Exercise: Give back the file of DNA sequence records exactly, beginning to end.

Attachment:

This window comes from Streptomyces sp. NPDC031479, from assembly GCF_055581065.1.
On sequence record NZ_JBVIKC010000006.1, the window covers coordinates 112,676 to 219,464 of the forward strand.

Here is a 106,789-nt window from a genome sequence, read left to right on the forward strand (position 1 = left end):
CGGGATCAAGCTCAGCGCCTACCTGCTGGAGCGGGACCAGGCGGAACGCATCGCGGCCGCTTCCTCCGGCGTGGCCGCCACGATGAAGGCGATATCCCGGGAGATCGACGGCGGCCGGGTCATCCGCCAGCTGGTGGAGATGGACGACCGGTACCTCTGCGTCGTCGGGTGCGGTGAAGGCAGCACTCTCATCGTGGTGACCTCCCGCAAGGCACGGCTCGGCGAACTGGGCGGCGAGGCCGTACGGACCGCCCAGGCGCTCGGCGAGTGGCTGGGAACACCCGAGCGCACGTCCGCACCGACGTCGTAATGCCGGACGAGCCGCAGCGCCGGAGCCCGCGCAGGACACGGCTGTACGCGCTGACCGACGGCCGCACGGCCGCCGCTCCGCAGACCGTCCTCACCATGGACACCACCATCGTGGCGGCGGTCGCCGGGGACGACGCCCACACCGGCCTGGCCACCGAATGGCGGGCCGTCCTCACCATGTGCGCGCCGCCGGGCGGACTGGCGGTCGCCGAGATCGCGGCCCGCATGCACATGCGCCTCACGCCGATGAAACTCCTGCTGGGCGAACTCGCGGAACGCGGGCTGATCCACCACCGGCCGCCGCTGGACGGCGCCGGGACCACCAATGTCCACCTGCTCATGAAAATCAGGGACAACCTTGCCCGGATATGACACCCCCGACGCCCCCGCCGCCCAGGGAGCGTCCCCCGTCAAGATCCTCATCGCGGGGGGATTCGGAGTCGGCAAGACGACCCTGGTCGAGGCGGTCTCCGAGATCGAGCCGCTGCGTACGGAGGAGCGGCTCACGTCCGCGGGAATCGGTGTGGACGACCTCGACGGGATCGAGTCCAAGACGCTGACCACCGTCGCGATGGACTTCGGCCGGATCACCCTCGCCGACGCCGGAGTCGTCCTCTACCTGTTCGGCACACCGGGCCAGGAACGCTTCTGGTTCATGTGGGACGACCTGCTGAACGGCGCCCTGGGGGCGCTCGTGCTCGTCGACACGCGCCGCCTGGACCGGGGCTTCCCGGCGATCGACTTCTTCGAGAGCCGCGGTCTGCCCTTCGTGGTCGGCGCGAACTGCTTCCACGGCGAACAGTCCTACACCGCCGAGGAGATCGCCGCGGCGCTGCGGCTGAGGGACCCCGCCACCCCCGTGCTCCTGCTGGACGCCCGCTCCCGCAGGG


This window comes from Streptomyces sp. NPDC031479, from assembly GCF_055581065.1.
On sequence record NZ_JBVIKC010000006.1, the window covers coordinates 112,676 to 219,464 of the forward strand.

Here is a 106,789-nt window from a genome sequence, read left to right on the forward strand (position 1 = left end):
CGGGATCAAGCTCAGCGCCTACCTGCTGGAGCGGGACCAGGCGGAACGCATCGCGGCCGCTTCCTCCGGCGTGGCCGCCACGATGAAGGCGATATCCCGGGAGATCGACGGCGGCCGGGTCATCCGCCAGCTGGTGGAGATGGACGACCGGTACCTCTGCGTCGTCGGGTGCGGTGAAGGCAGCACTCTCATCGTGGTGACCTCCCGCAAGGCACGGCTCGGCGAACTGGGCGGCGAGGCCGTACGGACCGCCCAGGCGCTCGGCGAGTGGCTGGGAACACCCGAGCGCACGTCCGCACCGACGTCGTAATGCCGGACGAGCCGCAGCGCCGGAGCCCGCGCAGGACACGGCTGTACGCGCTGACCGACGGCCGCACGGCCGCCGCTCCGCAGACCGTCCTCACCATGGACACCACCATCGTGGCGGCGGTCGCCGGGGACGACGCCCACACCGGCCTGGCCACCGAATGGCGGGCCGTCCTCACCATGTGCGCGCCGCCGGGCGGACTGGCGGTCGCCGAGATCGCGGCCCGCATGCACATGCGCCTCACGCCGATGAAACTCCTGCTGGGCGAACTCGCGGAACGCGGGCTGATCCACCACCGGCCGCCGCTGGACGGCGCCGGGACCACCAATGTCCACCTGCTCATGAAAATCAGGGACAACCTTGCCCGGATATGACACCCCCGACGCCCCCGCCGCCCAGGGAGCGTCCCCCGTCAAGATCCTCATCGCGGGGGGATTCGGAGTCGGCAAGACGACCCTGGTCGAGGCGGTCTCCGAGATCGAGCCGCTGCGTACGGAGGAGCGGCTCACGTCCGCGGGAATCGGTGTGGACGACCTCGACGGGATCGAGTCCAAGACGCTGACCACCGTCGCGATGGACTTCGGCCGGATCACCCTCGCCGACGCCGGAGTCGTCCTCTACCTGTTCGGCACACCGGGCCAGGAACGCTTCTGGTTCATGTGGGACGACCTGCTGAACGGCGCCCTGGGGGCGCTCGTGCTCGTCGACACGCGCCGCCTGGACCGGGGCTTCCCGGCGATCGACTTCTTCGAGAGCCGCGGTCTGCCCTTCGTGGTCGGCGCGAACTGCTTCCACGGCGAACAGTCCTACACCGCCGAGGAGATCGCCGCGGCGCTGCGGCTGAGGGACCCCGCCACCCCCGTGCTCCTGCTGGACGCCCGCTCCCGCAGGG